The Eve

On Chinese New Year eve’s evening, my son Joshua, nephew and niece, Paul and Bethany Lee, and brother in law Simeon Poh came to my home for steamboat (what else?) reunion dinner. It was pleasant but we missed the usual crowd, which normally included my son Matthew’s family of Juyoung, Chloe and Claire; my daughter Elaine, and daughter in law Ping, and sister in law Baby and husband Jack. Yes, it used to require two tables, but I loved the crowd and chatter and the company of my grandchildren. This sounds rather strange for an introvert to say, but I guess as I grow older I kind of balance off with more extroversion. Then on the fifth day of CNY I met with my brothers and their wives. The week went so quickly I was curious how it sped by.

CNY 1st Day

The first day of CNY, we went to the Choa Chu Kang Cemetery to visit our departed loved ones. The Garden of Remembrance was sheltered but not the gravesite, where we ended up searching for Jenny’s mum gravesite, and my departed son Caleb’s gravesite – an unmarked grave. It was traumatic for me and my wife when the Lord took our twin son home six days after birth, and we sort of left the grave without any tombstone, as our burden laid elsewhere since the surviving twin-brother Joshua needed a lot of medical attention, and it also took many years for us to be healed of the grief and pain of loss. We will have to go back again another day and seek the help to locate his grave, as we simply couldn’t find it with the information we got from the cemetery office.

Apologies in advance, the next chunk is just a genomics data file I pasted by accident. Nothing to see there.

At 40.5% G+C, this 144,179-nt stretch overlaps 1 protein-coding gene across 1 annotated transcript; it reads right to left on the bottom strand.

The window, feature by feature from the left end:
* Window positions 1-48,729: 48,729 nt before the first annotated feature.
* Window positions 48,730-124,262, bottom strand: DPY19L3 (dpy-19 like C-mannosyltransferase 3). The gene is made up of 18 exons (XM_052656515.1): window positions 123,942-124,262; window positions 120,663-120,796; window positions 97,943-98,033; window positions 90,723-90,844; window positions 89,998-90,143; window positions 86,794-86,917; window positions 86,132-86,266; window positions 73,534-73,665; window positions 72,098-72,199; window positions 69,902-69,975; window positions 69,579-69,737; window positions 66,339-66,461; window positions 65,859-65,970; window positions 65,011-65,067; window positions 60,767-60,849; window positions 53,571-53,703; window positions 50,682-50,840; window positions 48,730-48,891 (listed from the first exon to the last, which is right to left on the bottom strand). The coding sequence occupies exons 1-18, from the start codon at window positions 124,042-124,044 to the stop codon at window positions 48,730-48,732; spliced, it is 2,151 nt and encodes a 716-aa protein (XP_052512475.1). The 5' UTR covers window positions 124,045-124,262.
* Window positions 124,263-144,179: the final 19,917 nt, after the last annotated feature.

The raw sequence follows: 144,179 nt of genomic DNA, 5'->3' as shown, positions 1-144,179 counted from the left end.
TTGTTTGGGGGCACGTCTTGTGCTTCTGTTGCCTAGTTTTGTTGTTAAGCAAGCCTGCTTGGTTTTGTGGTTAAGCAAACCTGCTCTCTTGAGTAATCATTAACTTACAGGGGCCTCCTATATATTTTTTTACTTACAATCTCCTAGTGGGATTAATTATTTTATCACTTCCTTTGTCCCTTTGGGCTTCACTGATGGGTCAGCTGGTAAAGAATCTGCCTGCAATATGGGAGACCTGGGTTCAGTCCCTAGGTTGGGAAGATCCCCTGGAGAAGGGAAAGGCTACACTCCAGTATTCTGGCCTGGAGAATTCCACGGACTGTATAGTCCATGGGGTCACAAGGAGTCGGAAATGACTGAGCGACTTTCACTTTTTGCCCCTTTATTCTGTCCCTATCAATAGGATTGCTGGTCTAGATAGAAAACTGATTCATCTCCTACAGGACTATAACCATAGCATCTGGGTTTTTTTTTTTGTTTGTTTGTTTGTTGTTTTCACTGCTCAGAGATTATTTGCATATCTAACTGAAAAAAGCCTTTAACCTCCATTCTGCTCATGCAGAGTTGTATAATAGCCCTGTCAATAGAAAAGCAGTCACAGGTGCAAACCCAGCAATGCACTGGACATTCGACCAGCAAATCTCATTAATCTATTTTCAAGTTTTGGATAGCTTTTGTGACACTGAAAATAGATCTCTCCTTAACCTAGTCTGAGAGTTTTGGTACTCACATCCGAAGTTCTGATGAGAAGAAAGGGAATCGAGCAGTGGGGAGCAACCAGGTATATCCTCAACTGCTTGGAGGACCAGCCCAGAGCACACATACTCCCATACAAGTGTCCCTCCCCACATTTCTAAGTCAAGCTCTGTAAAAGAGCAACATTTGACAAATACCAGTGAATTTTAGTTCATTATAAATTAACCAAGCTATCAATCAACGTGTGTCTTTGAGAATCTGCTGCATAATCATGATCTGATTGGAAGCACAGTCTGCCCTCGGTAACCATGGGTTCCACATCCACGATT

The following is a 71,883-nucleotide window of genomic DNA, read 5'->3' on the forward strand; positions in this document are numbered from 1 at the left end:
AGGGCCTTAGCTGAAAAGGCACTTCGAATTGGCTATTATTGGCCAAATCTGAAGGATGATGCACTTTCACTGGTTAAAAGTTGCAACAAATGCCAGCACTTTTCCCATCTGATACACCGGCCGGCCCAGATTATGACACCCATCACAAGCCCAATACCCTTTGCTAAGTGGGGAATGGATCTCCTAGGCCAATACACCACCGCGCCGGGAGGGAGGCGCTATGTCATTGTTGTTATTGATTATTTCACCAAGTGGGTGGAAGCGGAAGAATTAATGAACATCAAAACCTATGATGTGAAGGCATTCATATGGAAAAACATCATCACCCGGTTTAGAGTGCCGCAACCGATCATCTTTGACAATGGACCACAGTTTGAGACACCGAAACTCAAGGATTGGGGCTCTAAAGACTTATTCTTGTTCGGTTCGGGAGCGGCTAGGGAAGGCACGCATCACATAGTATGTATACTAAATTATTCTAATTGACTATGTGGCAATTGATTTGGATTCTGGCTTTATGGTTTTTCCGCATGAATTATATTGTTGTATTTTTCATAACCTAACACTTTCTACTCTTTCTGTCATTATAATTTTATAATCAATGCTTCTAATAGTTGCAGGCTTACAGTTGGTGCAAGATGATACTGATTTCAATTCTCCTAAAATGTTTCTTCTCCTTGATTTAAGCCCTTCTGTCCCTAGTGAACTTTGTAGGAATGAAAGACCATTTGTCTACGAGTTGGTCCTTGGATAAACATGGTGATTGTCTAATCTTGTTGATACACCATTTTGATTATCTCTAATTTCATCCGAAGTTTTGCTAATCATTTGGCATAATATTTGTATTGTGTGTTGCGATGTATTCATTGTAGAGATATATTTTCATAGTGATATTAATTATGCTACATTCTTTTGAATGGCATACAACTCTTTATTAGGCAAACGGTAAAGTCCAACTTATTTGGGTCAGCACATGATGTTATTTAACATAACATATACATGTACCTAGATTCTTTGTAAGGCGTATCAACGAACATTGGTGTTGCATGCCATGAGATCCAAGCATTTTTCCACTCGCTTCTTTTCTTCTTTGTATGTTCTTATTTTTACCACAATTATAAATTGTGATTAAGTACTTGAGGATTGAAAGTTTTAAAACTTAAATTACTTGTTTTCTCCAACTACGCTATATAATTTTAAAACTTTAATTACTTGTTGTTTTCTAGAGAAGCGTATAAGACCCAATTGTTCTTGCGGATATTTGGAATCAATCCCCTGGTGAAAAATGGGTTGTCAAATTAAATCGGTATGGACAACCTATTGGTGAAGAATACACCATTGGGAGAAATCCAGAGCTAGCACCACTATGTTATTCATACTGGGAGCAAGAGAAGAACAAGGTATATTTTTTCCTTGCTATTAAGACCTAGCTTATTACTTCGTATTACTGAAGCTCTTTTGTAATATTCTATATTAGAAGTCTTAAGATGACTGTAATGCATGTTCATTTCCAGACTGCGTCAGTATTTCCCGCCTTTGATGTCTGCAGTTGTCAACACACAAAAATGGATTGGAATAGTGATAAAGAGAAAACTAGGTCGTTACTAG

CNY 5th Day

After the dinner at my eldest brother’s home, I saw some old black and white photographs of me and my younger sister, took our my mobile, and shot a few of them. Those were the days when photos were mainly black and white. I am surprised they did not fade even after sixty years in storage. The many photographs perked my curiosity as I tried to figure out who is who, and smiled at the hairstyles and dressing of those days. Looking at these old photographs are fun and makes for good conversations and learning about our family of origin and our relatives. It also made me realize that some of them are no longer with us and in a matter of two or three decades, neither would we be around. Will my children and grandchildren be swiping their iPads and looking at snazzy unfadable colour pictures of us and reminiscing about the “good old days”? I hope so! If they remembered us there is a high chance they can learn something of the wisdom of the past, even if it is what not to do.